Sunday, December 13, 2015
This Is Certainly Part Of Why Australian E-Health Is In Such A Mess. Corporate Memory Matters!
This appeared a few days ago.
Date December 7, 2015 - 8:43AM
There's no bigger question in politics today than why our governance has become so bad. Why our discussion of policies is so superficial and how any government could come up with so many ill-considered policies as we saw in Tony Abbott's first budget.
No doubt the answer has many parts, but the more I think about Laura Tingle's Quarterly Essay, Political Amnesia, the more I think she's identified a key but neglected part of the explanation.
She says our politicians and public servants have forgotten how to govern. In particular, the public service has lost much of its policy expertise – including its memory of what works and what doesn't.
And the politicians have forgotten that they can't do their job to the electorate's satisfaction without the guidance of an expert public service. That's what the bureaucracy is for.
Relations between the politicians and their bureaucrats are so little discussed by the media that I suspect many people still have a Yes, Minister view of what goes on in Canberra: the public servants pretend to be the servants of the politicians, but they're actually the bosses. Government is run by a bunch of Sir Humphreys who manipulate their ministers, pollies who come and go without making much difference.
It did indeed work like that in Canberra as well as Whitehall, but that's been becoming less and less true since the 1970s. By now it's the very opposite of the truth. These days, ministers and their private office advisers have most of the power and their departments have surprisingly little.
I might have said Treasury was the major exception to the new rule, were it not for the unprecedented disaster of the 2014 budget.
No influential Treasury and Finance departments could have handed their political masters such a booby trap. It had to be largely the pollies' and their advisers' own incompetence.
The move from Yes, Minister to Be It On Your Own Head, Minister has come in stages, starting with the decision of the Whitlam government to allow ministers a much greater personal staff of (unaccountable) policy advisers and media managers. The Fraser government perpetuated this "reform" with enthusiasm.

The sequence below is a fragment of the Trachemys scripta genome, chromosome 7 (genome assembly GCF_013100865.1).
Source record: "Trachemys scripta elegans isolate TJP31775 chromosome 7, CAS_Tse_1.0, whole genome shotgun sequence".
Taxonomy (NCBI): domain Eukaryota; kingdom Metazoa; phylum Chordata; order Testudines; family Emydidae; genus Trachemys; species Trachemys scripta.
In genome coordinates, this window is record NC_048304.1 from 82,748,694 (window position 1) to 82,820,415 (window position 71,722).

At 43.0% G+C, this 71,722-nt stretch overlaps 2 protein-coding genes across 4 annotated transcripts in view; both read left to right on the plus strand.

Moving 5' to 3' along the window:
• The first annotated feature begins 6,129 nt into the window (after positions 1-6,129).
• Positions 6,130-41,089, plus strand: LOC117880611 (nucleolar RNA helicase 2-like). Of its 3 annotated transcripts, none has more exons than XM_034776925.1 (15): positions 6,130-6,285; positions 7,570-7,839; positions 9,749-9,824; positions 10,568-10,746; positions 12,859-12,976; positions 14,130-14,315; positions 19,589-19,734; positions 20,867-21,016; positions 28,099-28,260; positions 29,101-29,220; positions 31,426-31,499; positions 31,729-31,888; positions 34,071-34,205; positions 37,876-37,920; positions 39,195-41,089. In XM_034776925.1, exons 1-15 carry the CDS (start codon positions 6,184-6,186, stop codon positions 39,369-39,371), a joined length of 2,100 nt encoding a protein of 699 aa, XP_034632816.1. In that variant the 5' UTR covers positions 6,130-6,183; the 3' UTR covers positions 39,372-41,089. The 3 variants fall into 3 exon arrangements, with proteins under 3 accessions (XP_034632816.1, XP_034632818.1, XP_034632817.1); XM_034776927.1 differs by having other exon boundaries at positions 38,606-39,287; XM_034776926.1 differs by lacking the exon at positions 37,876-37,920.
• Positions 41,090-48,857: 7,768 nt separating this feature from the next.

The Hawke-Keating government's main contribution was to replace "permanent heads" of departments with department secretaries on five-year contracts. After five years heading one department you'd be moved to heading another.
Thirty-odd years of this and now senior bureaucrats rarely stay long in any department, but climb the ladder by moving from department to department.
They've gone from being long-experienced experts in particular policy areas to "universal managers". I may not know much about health or finance, but I know how to run a department. Great.
Fortunately, there are signs Malcolm Turnbull has learnt this lesson. He has just appointed his former department secretary in Communications as his chief-of-staff, and brought sacked Treasury secretary Dr Martin Parkinson in from the cold to be secretary of Prime Minister and Cabinet.
He's too smart to think he doesn't need the bureaucrats' advice.
Ross Gittins is the Herald's economics editor.
The full article is found here:
There is a great deal that is very true in this article.
To the issues raised by Ross Gittins I would raise the issue of over dependence on consultants. Just think about how many of the consultants who have worked, and learned, with either DoH or NEHTA are still involved and able to advise and warn as new policy is considered, rather than now being elsewhere and not involved in policy formation. I also suspect the present Secretary of the Department of Health might have offered better advice on e-Health had they been steeped in the Health sector for many years rather than being only recently joining the sector.
We would never have found ourselves with a PCEHR I reckon if the ‘corporate memory’ and expertise in DoH especially had been retained for the long term. We may also have not had such emphasis on technical matters rather than clinical value of some of the earlier experts who had been involved with NEHTA has been retained for longer and had more influence - but that is maybe not as certain.
Any real understanding of the last two decades of Australian e-Health would have suggested very different approaches to how the PCEHR was planned and implemented.
For those interested you can view some of the historical documents here:
Posted by Dr David More MB PhD FACHI at Sunday, December 13, 2015